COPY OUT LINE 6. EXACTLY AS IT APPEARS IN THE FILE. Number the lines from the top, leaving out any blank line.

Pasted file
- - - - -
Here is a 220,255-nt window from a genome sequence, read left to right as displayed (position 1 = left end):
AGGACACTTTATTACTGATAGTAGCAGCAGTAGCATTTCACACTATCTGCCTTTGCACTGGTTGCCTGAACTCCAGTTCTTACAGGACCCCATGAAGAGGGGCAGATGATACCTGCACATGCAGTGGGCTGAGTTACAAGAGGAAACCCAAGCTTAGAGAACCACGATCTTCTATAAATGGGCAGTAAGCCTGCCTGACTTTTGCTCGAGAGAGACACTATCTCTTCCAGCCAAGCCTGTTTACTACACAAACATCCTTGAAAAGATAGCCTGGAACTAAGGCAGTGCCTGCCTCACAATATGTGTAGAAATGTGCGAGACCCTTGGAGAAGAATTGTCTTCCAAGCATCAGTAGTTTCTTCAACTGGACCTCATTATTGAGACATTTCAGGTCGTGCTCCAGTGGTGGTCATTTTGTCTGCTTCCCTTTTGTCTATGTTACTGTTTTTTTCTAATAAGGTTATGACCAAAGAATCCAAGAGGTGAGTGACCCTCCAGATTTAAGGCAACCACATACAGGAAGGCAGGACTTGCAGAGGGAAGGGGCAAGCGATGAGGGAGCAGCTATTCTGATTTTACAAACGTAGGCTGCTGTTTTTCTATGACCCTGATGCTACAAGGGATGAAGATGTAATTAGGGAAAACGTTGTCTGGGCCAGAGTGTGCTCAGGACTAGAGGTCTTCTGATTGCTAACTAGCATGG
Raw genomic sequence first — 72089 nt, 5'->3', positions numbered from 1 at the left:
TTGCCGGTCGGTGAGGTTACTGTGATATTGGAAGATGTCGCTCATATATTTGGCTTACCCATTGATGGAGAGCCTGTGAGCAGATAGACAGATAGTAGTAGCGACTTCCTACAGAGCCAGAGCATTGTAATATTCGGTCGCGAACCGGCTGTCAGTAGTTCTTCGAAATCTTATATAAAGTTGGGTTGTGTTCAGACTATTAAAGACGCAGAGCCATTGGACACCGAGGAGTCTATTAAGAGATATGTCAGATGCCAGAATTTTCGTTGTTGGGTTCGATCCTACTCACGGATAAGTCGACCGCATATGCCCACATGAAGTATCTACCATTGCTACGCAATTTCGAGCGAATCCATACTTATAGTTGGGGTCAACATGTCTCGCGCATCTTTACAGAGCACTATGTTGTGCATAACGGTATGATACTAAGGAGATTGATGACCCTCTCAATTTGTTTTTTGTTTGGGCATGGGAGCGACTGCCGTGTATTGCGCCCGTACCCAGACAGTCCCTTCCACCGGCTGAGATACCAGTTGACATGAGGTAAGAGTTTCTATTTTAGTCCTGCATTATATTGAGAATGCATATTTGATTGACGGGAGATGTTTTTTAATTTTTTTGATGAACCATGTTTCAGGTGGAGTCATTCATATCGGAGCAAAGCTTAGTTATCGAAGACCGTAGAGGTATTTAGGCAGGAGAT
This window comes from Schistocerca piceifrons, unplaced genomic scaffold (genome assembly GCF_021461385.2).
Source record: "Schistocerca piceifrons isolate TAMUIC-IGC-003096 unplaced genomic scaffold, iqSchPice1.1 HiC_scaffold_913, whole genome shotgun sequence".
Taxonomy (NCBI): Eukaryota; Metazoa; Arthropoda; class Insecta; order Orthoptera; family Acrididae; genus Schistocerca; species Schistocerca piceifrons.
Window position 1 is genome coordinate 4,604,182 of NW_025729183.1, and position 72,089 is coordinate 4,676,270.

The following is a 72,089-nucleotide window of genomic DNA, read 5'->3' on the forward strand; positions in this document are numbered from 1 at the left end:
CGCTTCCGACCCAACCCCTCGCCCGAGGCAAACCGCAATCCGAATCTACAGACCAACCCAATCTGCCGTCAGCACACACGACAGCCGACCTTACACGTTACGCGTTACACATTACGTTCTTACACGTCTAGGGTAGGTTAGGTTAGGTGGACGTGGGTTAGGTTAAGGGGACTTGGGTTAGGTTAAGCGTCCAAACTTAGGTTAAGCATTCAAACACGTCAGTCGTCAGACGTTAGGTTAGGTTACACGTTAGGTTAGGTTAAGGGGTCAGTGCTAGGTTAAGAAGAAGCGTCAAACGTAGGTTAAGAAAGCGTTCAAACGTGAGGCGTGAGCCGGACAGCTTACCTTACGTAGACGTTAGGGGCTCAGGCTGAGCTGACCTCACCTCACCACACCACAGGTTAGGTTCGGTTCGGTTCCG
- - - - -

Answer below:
Source record: "Schistocerca piceifrons isolate TAMUIC-IGC-003096 unplaced genomic scaffold, iqSchPice1.1 HiC_scaffold_913, whole genome shotgun sequence".